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 Post subject: Help with C pleasePosted: Fri, 13 May 2005 15:28:53 UTC
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Location: Melbourne, Australia
I just have a quick question about C. I don't understand the primary purpose of 'typedef'. I have read my textbook but I still don't have a clear idea as to what typedef does. From what I gather(in my book typedef is introduced in the context of arrays), typedef defines a type and acts as a kind of definition shortcut in programs. That's all I (think)understand about it. Can someone please give me an explanation. I'm finding it to be quite difficult to understand and make use of - even after having read my textbook a few times.

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 Post subject: Posted: Fri, 13 May 2005 17:58:09 UTC
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If I recall correctly, typedef is basically a way for you to define something that is very long to type. That way once you defined it by typedefing it, you won't have to type that same long thing over and over again. It's used in creating structs, say if your struct is very huge (30+ members). Do you really want to type that all over your code?

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 Post subject: Posted: Fri, 13 May 2005 18:48:56 UTC
Put simply, typedef is just a way to create a new data type name. As Corneo said, this is useful with structs:

Code:
typedef struct { int age; char* name } person;

Remember by default structs have public access so:

Code:
person a;
a.age = 19;

would create me... and so on, you get it.

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 Post subject: Posted: Fri, 13 May 2005 18:52:14 UTC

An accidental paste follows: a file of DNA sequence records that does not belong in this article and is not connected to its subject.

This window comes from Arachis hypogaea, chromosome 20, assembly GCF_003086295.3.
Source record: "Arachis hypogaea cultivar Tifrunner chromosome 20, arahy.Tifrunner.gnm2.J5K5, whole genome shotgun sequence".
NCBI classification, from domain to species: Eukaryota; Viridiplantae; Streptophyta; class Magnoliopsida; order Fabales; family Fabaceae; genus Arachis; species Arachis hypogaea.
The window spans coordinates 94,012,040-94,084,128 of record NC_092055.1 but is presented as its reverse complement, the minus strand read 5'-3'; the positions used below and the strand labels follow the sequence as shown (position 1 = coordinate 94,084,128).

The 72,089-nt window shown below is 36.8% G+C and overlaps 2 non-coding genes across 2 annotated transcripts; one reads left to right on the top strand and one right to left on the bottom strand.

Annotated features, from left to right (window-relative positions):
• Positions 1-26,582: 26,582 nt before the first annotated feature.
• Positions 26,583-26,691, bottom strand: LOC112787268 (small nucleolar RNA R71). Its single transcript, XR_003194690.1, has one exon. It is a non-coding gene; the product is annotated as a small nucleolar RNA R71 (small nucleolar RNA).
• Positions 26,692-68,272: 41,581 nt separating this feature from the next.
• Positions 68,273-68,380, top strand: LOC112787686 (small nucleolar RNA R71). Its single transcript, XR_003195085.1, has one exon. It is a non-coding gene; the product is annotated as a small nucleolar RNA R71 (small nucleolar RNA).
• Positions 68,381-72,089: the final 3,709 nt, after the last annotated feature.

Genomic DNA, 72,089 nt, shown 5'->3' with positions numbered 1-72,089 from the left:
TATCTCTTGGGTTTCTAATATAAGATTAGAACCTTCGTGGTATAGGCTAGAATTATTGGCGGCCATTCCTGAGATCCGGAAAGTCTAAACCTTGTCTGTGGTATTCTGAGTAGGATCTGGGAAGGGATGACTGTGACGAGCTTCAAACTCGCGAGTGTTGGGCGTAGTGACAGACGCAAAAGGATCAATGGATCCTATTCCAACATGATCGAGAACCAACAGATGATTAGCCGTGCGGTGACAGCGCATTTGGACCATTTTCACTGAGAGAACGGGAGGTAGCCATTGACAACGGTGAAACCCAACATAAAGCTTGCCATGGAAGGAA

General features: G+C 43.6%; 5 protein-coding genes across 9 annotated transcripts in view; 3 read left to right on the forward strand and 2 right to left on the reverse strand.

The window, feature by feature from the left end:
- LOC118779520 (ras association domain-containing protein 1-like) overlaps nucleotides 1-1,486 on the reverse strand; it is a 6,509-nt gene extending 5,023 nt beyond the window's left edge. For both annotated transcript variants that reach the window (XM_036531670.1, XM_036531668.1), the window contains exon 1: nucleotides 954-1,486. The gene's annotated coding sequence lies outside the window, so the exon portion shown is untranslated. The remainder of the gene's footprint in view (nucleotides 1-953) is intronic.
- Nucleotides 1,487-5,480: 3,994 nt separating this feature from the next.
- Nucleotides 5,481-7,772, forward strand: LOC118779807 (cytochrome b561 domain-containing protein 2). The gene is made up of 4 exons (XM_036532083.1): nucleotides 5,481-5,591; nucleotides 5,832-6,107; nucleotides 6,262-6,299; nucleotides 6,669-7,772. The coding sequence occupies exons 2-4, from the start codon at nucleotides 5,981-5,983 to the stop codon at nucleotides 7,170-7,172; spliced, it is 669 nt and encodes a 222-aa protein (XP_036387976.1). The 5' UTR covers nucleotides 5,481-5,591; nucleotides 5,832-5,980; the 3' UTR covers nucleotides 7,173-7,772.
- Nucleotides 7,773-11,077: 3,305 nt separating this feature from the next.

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Joined: Wed, 1 Oct 2003 04:45:43 UTC
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Corneo wrote:
If I recall correctly, typedef is basically a way for you to define something that is very long to type.

Another use for typedef is to define mnemonics for the standard data types. For example, you might do:

Code:
typedef unsigned int natural;

or

Code:
typedef double real;

Then in your code, you could write things like:

Code:
real x, y;
natural m, n;

which is easier to read, I suppose.

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 Post subject: Posted: Sat, 14 May 2005 06:39:37 UTC
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Location: Melbourne, Australia
Thanks for the help. So for your example if say I wrote 'real g' then the compiler would take that 'g' as a variable of type double?

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 Post subject: Posted: Sat, 14 May 2005 07:45:23 UTC
yes.

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 Post subject: Posted: Sat, 14 May 2005 09:40:25 UTC
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Joined: Sun, 6 Jul 2003 07:53:15 UTC
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Location: Melbourne, Australia
Thanks GOD.

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